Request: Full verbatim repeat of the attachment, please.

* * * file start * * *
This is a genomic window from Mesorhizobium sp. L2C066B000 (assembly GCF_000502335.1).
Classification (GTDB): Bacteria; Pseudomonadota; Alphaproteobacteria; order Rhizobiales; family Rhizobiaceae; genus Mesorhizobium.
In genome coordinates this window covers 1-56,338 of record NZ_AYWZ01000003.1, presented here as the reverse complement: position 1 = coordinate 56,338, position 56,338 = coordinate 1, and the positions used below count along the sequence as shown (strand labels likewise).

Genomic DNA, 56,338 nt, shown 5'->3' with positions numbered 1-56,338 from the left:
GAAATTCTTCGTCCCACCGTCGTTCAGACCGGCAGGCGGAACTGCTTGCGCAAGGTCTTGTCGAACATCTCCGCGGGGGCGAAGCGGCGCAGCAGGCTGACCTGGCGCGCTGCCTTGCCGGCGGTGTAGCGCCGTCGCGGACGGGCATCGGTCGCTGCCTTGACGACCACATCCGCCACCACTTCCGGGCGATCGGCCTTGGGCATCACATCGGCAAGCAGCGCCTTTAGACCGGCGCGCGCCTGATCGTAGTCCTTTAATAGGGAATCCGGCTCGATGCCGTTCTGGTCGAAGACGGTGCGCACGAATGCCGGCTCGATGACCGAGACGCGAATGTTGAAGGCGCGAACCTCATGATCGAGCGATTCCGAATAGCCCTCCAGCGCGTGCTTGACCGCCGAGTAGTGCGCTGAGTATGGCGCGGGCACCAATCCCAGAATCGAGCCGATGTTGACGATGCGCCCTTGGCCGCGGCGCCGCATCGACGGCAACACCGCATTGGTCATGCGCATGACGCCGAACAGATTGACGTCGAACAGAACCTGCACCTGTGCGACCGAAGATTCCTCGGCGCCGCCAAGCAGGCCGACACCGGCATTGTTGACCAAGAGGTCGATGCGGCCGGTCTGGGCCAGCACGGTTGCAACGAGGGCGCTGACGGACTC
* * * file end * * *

This is a genomic window from Mesorhizobium sp. L2C066B000 (assembly GCF_000502335.1).
Classification (GTDB): Bacteria; Pseudomonadota; Alphaproteobacteria; order Rhizobiales; family Rhizobiaceae; genus Mesorhizobium.
In genome coordinates this window covers 1-56,338 of record NZ_AYWZ01000003.1, presented here as the reverse complement: position 1 = coordinate 56,338, position 56,338 = coordinate 1, and the positions used below count along the sequence as shown (strand labels likewise).

Genomic DNA, 56,338 nt, shown 5'->3' with positions numbered 1-56,338 from the left:
GAAATTCTTCGTCCCACCGTCGTTCAGACCGGCAGGCGGAACTGCTTGCGCAAGGTCTTGTCGAACATCTCCGCGGGGGCGAAGCGGCGCAGCAGGCTGACCTGGCGCGCTGCCTTGCCGGCGGTGTAGCGCCGTCGCGGACGGGCATCGGTCGCTGCCTTGACGACCACATCCGCCACCACTTCCGGGCGATCGGCCTTGGGCATCACATCGGCAAGCAGCGCCTTTAGACCGGCGCGCGCCTGATCGTAGTCCTTTAATAGGGAATCCGGCTCGATGCCGTTCTGGTCGAAGACGGTGCGCACGAATGCCGGCTCGATGACCGAGACGCGAATGTTGAAGGCGCGAACCTCATGATCGAGCGATTCCGAATAGCCCTCCAGCGCGTGCTTGACCGCCGAGTAGTGCGCTGAGTATGGCGCGGGCACCAATCCCAGAATCGAGCCGATGTTGACGATGCGCCCTTGGCCGCGGCGCCGCATCGACGGCAACACCGCATTGGTCATGCGCATGACGCCGAACAGATTGACGTCGAACAGAACCTGCACCTGTGCGACCGAAGATTCCTCGGCGCCGCCAAGCAGGCCGACACCGGCATTGTTGACCAAGAGGTCGATGCGGCCGGTCTGGGCCAGCACGGTTGCAACGAGGGCGCTGACGGACTC